adjective, i·dler, i·dlest.
verb (used without object), i·dled, i·dling.
verb (used with object), i·dled, i·dling.
Origin of idle
Synonyms for idle
Antonyms for idle
Examples from the Web for idly
Contemporary Examples of idly
After idly admiring the work for almost a week, Iolas gained the courage to enter his very first gallery.Alexander Iolas: The Secret King of Surrealism
March 7, 2014
The street vendor, an older man in a baseball hat, sits by idly as tourists flood past the table.Banksy’s Biggest Trick Yet: Selling His Art on the Street for $60
October 14, 2013
He dropped out of school in the ninth grade and has been idly sitting on good intentions about getting a GED ever since.Homicide Spike Terrorizes Philly
January 29, 2012
Historical Examples of idly
Then the Athenians showed that their threats had not been idly uttered.Stories from Thucydides
H. L. Havell
Some say, idly, that religion is losing her hold in these strenuous days.The Call of the Twentieth Century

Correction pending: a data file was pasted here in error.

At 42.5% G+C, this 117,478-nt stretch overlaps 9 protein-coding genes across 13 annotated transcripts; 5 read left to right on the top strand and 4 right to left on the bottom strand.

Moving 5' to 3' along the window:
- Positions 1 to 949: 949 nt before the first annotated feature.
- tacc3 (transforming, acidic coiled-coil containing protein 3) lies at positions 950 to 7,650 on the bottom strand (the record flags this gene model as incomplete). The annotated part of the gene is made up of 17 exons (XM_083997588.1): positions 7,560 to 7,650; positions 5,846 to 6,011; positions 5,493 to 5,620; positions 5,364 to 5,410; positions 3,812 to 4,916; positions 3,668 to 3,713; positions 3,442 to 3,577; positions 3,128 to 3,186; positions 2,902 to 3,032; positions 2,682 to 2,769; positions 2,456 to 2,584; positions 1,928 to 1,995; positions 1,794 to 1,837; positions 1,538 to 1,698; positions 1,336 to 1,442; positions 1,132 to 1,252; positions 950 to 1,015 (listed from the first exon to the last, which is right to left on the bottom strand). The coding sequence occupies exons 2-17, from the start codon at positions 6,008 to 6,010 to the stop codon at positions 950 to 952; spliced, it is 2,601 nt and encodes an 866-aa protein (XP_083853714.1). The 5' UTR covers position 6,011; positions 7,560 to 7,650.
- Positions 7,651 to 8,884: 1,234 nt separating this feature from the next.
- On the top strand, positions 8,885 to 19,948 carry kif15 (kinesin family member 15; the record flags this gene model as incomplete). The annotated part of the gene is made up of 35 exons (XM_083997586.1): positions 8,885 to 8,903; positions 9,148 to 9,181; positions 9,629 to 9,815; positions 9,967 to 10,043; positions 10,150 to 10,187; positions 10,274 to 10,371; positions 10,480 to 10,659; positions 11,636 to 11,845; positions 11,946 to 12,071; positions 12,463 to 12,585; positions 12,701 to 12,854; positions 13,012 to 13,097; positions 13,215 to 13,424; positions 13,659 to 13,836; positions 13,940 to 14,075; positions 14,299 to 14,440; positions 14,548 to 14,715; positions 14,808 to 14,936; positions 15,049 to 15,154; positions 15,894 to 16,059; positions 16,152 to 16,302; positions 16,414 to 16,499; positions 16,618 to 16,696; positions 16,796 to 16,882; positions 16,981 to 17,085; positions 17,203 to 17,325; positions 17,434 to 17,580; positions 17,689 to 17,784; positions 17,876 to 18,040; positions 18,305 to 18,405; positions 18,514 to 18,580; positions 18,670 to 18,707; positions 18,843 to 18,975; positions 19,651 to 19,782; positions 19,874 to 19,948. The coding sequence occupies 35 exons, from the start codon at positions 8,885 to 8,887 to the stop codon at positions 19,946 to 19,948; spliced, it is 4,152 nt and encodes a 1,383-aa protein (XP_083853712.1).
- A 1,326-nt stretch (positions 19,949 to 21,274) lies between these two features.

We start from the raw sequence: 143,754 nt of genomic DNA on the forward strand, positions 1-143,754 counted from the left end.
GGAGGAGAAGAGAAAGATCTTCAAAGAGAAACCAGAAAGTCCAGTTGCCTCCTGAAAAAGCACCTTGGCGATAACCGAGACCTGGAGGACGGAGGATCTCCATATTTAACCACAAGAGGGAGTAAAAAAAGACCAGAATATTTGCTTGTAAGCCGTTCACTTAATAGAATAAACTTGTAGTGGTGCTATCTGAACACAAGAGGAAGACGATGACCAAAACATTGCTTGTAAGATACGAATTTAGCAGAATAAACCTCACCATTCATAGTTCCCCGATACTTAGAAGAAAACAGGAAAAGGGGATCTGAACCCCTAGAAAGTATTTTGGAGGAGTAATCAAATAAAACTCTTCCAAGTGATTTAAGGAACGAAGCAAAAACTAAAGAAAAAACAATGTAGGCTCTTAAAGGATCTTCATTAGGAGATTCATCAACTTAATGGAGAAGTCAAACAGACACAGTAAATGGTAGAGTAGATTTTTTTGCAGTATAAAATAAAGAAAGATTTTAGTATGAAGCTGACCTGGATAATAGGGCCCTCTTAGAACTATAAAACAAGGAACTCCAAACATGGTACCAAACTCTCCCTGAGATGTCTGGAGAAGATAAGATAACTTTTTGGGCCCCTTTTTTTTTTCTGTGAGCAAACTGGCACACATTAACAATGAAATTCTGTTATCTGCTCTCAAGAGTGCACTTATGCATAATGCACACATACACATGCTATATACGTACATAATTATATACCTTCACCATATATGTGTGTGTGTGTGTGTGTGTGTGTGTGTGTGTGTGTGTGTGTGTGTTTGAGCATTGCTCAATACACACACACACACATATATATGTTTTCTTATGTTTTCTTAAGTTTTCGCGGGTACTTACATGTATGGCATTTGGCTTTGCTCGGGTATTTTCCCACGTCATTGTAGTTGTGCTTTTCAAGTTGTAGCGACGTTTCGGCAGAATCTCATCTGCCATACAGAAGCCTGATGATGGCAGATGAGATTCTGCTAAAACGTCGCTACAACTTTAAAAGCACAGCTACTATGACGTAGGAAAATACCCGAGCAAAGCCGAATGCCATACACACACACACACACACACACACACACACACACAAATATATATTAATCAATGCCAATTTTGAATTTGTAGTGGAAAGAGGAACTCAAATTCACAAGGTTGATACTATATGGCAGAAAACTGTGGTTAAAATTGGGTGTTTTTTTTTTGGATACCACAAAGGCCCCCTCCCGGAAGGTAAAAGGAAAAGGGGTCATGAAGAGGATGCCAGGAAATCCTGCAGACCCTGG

David Starr Jordan
Once, when she was gone, Martin idly hunted out the Song of Solomon.Dust
Mr. and Mrs. Haldeman-Julius
Idly he watched "Tantibba's" figure till it disappeared in the distance.Hetty's Strange History
Why not live nobly and idly in the most beautiful of cities, under the most beautiful of skies?The Three Cities Trilogy, Complete
Word Origin for idle
Old English idel "empty, void; vain; worthless, useless; not employed," common West Germanic (cf. Old Saxon idal, Old Frisian idel "empty, worthless," Old Dutch idil, Old High German ital, German eitel "vain, useless, mere, pure"), of unknown origin. Idle threats preserves original sense; meaning "lazy" is c.1300.
late 15c., "make vain or worthless," from idle (adj.). Meaning "spend or waste (time)" is from 1650s. Meaning "cause to be idle" is from 1789. Sense of "running slowly and steadily without transmitting power" (as a motor) first recorded 1916. Related: Idled; idling.